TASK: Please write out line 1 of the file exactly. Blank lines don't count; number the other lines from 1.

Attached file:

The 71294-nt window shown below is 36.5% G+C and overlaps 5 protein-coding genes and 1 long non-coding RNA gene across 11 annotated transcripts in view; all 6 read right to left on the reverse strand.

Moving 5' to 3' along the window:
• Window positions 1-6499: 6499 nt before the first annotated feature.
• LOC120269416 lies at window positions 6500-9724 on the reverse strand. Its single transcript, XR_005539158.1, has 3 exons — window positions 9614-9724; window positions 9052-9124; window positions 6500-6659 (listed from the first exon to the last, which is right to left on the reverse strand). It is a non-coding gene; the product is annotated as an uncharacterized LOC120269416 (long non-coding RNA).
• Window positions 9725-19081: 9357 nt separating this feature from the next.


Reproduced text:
The 71294-nt window shown below is 36.5% G+C and overlaps 5 protein-coding genes and 1 long non-coding RNA gene across 11 annotated transcripts in view; all 6 read right to left on the reverse strand.